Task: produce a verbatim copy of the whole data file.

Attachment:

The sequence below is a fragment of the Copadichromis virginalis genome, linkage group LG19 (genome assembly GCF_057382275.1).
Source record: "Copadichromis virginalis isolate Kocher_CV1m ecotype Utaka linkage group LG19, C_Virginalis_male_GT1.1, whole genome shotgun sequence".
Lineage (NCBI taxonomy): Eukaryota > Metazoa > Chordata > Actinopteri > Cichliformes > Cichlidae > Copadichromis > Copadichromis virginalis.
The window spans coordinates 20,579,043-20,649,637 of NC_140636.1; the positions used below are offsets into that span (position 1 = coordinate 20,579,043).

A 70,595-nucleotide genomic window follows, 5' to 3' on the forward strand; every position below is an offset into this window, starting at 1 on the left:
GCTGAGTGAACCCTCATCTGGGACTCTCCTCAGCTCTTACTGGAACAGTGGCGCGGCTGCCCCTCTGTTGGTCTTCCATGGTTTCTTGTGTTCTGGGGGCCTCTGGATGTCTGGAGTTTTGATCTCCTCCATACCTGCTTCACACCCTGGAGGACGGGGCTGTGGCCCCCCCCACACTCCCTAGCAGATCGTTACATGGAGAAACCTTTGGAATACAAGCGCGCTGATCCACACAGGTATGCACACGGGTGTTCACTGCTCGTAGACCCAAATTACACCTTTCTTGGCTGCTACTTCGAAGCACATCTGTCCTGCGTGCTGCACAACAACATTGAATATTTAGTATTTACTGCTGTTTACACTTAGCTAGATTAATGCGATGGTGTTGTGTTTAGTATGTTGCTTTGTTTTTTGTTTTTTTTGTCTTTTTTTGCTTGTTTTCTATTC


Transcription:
The sequence below is a fragment of the Copadichromis virginalis genome, linkage group LG19 (genome assembly GCF_057382275.1).
Source record: "Copadichromis virginalis isolate Kocher_CV1m ecotype Utaka linkage group LG19, C_Virginalis_male_GT1.1, whole genome shotgun sequence".
Lineage (NCBI taxonomy): Eukaryota > Metazoa > Chordata > Actinopteri > Cichliformes > Cichlidae > Copadichromis > Copadichromis virginalis.
The window spans coordinates 20,579,043-20,649,637 of NC_140636.1; the positions used below are offsets into that span (position 1 = coordinate 20,579,043).

A 70,595-nucleotide genomic window follows, 5' to 3' on the forward strand; every position below is an offset into this window, starting at 1 on the left:
GCTGAGTGAACCCTCATCTGGGACTCTCCTCAGCTCTTACTGGAACAGTGGCGCGGCTGCCCCTCTGTTGGTCTTCCATGGTTTCTTGTGTTCTGGGGGCCTCTGGATGTCTGGAGTTTTGATCTCCTCCATACCTGCTTCACACCCTGGAGGACGGGGCTGTGGCCCCCCCCACACTCCCTAGCAGATCGTTACATGGAGAAACCTTTGGAATACAAGCGCGCTGATCCACACAGGTATGCACACGGGTGTTCACTGCTCGTAGACCCAAATTACACCTTTCTTGGCTGCTACTTCGAAGCACATCTGTCCTGCGTGCTGCACAACAACATTGAATATTTAGTATTTACTGCTGTTTACACTTAGCTAGATTAATGCGATGGTGTTGTGTTTAGTATGTTGCTTTGTTTTTTGTTTTTTTTGTCTTTTTTTGCTTGTTTTCTATTC